This is hardly a new topic and whilst there are a lot of articles out there instructing us on how to stripe tempdb etc I feel there’s a bit of a gap on exactly how to identify a problem with tempdb in the first place and particularly on finding out how much of your overall IO tempdb is responsible for. I cover that in this post but it is also covered more extensively in my SQL Server and Disk IO series of posts, as the troubleshooting and monitoring principles covered in them are just as valid for tempdb performance monitoring as they are for application databases.
Finally got some breathing space for my first post of the year! In order to get a major client through Christmas which is traditionally their busiest period of the year (where load normally goes up five-fold), we embarked on a major platform refresh where both the back end SQL Server DBMS was upgraded from SQL 2008R2 to SQL Server 2012 and the hardware was upgraded to 2 x Dell PowerEdge R910s with 4 x 10 (physical) cores and 512GB of RAM in each server.
Carrying on my series of posts on SQL Server and Disk IO it’s time to cover the old stalwart that is perfmon (referred to in Windows as Performance Monitor) which I know anyone who has delved into any Windows performance issue will have some familiarity with, so I’m not going to cover what it is or how to use it. The principal reason for this post is to add my own experiences of using perfmon to turn it into a sql performance monitor to track down issues and monitor SQL Server performance.
Do you have tempdb on Fusion-io (or equivalent) technology? Is your reindexing job left on default settings (re-orgs at 5-15% and full rebuilds at @ 30%)? If so, then you might be interested in the findings in this post. The benefits of flash memory as a replacement for spinning drives in order to boost SQL Server performance is well documented. However, I’m not sure if one particular benefit has been fully exploited.
The single biggest clue to the source of a performance problem will be from something referred to as the wait stats. What are waitstats? In short wait stats are statistics gathered on what resources SQL Server is waiting on internally whilst executing queries. Why are they useful? They can often provide very quick and objective evidence of a performance bottleneck by showing cumulative wait times that SQL Server spent on getting access to the CPU, memory or disk access as well as numerous other internal resources.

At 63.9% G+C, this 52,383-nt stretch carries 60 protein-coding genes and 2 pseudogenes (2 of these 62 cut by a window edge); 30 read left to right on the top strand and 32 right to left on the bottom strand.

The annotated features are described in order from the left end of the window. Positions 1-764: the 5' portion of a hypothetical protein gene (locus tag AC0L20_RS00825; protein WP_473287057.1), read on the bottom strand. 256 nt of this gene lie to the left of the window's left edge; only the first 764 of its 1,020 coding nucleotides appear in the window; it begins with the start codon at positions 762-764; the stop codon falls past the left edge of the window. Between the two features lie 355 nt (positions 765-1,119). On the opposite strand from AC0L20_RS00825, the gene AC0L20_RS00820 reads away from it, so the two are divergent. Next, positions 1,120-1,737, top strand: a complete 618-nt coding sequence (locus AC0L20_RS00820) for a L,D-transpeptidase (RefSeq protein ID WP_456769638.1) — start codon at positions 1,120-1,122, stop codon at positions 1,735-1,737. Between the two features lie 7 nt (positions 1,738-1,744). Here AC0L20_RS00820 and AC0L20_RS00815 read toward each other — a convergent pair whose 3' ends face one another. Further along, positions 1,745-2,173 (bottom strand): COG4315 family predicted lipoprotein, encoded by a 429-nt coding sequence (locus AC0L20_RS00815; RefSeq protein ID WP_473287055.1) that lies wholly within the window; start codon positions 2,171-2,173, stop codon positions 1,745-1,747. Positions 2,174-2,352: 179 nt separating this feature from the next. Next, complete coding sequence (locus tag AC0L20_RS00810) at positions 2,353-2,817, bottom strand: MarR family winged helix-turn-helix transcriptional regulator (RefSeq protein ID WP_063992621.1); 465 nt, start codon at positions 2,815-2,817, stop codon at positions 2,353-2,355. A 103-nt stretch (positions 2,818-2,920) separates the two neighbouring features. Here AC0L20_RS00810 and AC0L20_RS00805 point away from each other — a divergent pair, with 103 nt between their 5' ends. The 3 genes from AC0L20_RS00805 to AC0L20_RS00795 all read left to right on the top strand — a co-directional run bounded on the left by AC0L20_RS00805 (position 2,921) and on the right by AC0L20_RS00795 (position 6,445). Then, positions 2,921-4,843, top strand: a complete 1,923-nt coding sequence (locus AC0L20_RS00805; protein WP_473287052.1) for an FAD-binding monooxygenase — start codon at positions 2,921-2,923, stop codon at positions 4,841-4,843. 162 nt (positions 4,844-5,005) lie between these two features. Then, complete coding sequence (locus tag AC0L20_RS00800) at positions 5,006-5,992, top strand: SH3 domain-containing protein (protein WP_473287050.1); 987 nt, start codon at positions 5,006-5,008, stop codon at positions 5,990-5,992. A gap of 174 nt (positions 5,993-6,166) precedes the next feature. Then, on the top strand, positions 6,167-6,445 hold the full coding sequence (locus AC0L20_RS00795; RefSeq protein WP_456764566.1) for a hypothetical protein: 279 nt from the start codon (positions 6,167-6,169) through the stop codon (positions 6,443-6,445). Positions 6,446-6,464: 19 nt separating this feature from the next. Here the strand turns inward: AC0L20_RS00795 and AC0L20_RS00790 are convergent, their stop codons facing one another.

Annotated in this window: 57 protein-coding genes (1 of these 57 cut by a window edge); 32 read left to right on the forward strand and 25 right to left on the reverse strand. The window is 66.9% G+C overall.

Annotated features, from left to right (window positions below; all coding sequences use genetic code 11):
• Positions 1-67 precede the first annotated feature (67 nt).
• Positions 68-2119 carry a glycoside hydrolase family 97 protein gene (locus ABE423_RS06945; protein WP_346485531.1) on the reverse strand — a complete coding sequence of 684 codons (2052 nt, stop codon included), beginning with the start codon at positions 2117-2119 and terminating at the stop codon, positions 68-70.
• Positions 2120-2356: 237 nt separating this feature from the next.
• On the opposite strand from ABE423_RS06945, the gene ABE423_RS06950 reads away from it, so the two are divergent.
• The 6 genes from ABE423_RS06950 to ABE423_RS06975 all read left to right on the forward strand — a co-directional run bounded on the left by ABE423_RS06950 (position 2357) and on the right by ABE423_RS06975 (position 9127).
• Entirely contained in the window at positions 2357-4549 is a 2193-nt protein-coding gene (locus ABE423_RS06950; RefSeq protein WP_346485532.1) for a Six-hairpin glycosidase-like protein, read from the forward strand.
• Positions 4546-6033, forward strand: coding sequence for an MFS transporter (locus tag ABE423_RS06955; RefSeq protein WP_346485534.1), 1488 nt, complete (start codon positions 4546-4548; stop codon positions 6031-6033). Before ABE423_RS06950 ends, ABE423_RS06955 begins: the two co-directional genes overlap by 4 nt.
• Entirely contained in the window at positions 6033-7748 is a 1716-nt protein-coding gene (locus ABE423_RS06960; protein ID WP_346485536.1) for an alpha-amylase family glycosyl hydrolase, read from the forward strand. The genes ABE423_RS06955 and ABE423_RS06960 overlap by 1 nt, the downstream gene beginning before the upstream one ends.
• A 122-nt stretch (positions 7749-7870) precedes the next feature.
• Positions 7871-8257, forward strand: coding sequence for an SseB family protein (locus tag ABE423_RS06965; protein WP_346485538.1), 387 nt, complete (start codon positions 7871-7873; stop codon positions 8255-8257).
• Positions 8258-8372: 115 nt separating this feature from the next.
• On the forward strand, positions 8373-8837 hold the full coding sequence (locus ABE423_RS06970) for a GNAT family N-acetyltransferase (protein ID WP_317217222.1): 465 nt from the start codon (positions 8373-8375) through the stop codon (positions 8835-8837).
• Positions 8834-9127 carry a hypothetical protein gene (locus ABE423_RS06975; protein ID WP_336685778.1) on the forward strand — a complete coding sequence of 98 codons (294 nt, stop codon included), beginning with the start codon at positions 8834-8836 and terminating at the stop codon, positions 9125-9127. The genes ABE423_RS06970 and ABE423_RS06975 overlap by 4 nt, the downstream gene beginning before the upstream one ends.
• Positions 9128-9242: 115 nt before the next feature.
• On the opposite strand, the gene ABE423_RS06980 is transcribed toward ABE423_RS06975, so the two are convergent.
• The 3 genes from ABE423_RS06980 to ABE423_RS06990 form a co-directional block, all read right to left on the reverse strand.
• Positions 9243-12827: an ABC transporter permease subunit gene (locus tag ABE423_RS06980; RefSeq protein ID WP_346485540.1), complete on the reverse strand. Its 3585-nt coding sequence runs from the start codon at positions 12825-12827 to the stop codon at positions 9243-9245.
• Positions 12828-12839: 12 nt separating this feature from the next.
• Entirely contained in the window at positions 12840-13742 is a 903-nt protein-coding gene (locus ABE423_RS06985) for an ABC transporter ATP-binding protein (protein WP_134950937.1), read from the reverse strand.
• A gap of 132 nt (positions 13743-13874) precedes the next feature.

I’m starting off this series of posts with a discussion about partition offsets. Diving off at the deep end a bit perhaps, but if your disk setup is not based on firm foundations, you’re setting yourself up for one of the most common and easily-avoidable performance issues right from the off, and a IO performance hit of 20-30%. The partition offset issue is relevant to any disk partitions created prior to Windows Server 2008.
Many aspects of a database system’s configuration will affect the performance of queries running on that DBMS. However, there is one single component that has the greatest impact on DBMS performance, and that, of course, is disk (IO) access. It’s a broad topic and all aspects of it are pretty well covered in various blogs and technical articles, but there’s not much out there that gathers it all together. The intention of this series of posts is to try consolidate some of this information and focus in on some of the functions and procedures that can be used to monitor, troubleshoot and configure SQL Server disk configuration and most, importantly, disk performance.
SQL Server and CPU core usage How many CPU cores can SQL Server support should be a simple question, you might think. However, judging by how often this question is asked on the SQL Server forums its clear that there is a lot of confusion about exactly how many CPUs a particular edition of SQL Server can use. The problem is due mainly to incorrect assumptions about Microsoft’s licencing policy, combined with the prevalence of multi-core CPUs.
[NOTE: This is an old post that is no longer actively maintained and covers versions of SQL Server that are no longer in support. I’m leaving it up because it’s generated a lot of comments over the years which may contain useful information for those folks having to maintain legacy systems.] Correctly configuring SQL Server memory settings is critical for server performance, but one of the things that I frequently come across when reviewing SQL Server installations whilst working in CSS for MS, is just how many of them had not been set up with appropriate memory configuration settings, or, as in many cases, not set up in the way the administrators of the system had assumed they were; usually the DBAs thought the system was set up to use all e.